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California Court of Appeal: Prejudgment interest accrual did not violate Rosenthal Fair Debt Collection Practices Act

Courts State Issues Debt Collection Attorney Fees Interest

Courts

On July 1, the California Court of Appeal for the Fourth Appellate District affirmed in part and reversed in part a previous superior court judgment in favor of a debt collector, holding that the debt collector did not violate the California Rosenthal Fair Debt Collection Practices Act (the Rosenthal Act) by adding prejudgment interest from the date of charge-off to a consumer’s account, and reporting the account, with such additional interest, to several credit bureaus.

The lawsuit initially arose when the debt collector sued to collect the entire amount owed, and the consumer filed a cross-complaint alleging the debt collector had violated the Rosenthal Act, among other laws, by “‘falsely representing the character, amount, or legal status of the alleged debt,’ ‘failing to verify that the amount demanded was accurate,’ and ‘failing to provide an accurate accounting of the alleged debt.’” The superior court rejected the consumer’s claims and entered judgment in favor of the debt collector in the amount of the debt plus attorney’s fees.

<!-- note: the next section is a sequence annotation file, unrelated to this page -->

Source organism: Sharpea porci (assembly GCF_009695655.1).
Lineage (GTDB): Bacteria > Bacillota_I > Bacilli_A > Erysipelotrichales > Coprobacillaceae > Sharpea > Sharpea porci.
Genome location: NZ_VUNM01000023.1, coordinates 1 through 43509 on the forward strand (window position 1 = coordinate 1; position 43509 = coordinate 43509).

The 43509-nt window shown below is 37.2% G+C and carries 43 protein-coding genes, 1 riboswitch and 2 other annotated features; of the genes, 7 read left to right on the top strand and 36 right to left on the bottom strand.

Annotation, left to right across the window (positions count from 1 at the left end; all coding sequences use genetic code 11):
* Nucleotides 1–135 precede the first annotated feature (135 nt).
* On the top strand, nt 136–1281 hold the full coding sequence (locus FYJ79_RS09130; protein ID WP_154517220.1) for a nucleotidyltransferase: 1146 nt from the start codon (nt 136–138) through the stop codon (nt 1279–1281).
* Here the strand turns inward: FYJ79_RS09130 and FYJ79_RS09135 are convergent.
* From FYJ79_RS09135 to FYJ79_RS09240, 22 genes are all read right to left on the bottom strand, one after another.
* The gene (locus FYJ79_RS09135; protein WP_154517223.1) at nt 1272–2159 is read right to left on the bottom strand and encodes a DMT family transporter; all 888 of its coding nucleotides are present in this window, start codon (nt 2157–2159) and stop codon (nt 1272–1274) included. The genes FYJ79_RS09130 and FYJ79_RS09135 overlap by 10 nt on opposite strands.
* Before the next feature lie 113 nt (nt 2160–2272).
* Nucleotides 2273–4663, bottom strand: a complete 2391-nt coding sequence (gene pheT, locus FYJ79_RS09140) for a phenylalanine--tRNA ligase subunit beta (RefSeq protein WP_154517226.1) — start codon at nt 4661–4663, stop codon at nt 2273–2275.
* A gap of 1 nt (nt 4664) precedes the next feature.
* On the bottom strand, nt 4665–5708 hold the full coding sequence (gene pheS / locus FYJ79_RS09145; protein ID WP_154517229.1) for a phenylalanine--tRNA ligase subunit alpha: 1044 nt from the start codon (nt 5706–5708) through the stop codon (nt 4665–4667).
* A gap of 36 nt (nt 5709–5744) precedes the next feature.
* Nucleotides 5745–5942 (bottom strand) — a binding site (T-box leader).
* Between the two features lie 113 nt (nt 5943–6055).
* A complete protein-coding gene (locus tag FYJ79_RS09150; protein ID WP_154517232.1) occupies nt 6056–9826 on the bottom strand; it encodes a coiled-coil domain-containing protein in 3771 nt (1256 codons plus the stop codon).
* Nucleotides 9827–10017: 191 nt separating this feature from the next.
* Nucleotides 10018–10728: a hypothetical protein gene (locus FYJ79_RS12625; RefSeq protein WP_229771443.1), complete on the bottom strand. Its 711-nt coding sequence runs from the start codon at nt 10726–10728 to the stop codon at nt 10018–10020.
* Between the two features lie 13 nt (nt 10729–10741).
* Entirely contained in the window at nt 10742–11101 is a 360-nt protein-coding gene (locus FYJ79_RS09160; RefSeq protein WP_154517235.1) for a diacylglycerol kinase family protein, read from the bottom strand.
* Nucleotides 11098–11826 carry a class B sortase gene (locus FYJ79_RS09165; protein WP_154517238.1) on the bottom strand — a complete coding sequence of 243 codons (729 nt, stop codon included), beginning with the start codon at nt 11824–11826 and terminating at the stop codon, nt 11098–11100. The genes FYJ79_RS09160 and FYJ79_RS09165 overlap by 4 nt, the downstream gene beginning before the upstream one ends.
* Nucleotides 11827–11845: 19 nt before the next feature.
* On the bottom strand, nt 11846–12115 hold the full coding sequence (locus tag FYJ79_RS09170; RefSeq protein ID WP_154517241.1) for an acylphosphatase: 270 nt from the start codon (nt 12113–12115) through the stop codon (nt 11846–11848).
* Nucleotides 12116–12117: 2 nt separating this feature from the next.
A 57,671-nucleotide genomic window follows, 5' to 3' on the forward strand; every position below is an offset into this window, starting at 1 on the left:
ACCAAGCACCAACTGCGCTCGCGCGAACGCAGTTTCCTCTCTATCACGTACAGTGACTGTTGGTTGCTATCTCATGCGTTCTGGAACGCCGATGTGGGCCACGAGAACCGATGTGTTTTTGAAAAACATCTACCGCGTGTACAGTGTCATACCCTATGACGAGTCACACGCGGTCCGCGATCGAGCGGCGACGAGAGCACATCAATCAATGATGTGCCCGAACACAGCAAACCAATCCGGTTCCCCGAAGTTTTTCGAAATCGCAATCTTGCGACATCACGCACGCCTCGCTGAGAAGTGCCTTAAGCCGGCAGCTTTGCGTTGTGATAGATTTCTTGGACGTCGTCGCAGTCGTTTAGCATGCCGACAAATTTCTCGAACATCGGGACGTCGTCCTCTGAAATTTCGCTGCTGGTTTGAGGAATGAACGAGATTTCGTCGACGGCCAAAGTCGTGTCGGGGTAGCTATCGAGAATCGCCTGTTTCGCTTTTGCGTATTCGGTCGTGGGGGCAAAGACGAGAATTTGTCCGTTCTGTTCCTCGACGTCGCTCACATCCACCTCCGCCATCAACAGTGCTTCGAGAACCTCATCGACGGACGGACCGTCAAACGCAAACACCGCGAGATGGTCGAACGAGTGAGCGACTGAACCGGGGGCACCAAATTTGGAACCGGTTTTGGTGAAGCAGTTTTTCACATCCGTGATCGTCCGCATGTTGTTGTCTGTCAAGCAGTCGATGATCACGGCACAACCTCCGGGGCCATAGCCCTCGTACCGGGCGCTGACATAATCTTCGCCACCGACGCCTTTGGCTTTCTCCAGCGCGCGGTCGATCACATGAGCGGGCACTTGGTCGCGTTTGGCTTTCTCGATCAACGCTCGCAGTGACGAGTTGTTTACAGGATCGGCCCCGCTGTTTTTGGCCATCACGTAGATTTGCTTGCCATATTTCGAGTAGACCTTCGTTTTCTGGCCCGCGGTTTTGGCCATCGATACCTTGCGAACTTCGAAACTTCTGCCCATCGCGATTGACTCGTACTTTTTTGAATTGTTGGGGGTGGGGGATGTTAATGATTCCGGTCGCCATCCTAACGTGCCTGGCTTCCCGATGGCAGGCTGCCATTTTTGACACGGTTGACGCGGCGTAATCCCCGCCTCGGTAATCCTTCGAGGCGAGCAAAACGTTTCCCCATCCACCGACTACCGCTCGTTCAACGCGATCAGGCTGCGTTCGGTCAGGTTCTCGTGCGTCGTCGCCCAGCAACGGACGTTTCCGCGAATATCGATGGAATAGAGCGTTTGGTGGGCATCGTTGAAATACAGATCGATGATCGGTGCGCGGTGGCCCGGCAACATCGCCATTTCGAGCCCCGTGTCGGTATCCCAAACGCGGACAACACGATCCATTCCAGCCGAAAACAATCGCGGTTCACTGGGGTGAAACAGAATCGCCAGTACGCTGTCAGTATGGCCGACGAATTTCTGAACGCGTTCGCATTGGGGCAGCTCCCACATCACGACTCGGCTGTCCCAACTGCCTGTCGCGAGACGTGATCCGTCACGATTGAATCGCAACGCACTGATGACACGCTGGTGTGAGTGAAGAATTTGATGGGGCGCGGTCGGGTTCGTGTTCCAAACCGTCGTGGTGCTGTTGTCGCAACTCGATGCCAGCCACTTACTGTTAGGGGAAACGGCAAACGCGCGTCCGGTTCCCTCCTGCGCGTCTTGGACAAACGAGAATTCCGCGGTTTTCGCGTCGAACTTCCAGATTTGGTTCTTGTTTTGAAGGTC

On appeal, the Court of Appeal concluded that the debt collector did not violate the Rosenthal Act because the consumer failed to show that the original creditor waived the right to accrue additional interest on the account by not accruing the interest after charge-off. Moreover, the Court of Appeal noted that the statutory prejudgment interest rate is only available when there is no specified contractual rate. However, the Court determined that the debt collector did not improperly accrue interest when it applied a seven percent interest rate, as seven percent is lower than the statutory interest rate and the contractual interest rate. With respect to attorney’s fees, the Court of Appeal concluded the superior court improperly awarded fees associated with the legal action to collect the debt and the cross-complaint, noting that the superior court, “should have limited the fee award to time spent on efforts necessary to prove the allegations in the complaint.” Therefore, the court reversed the fee judgment and remanded the case back to superior court for “further consideration of the fee award in accordance with our narrower interpretation of the contractual fee provision.”

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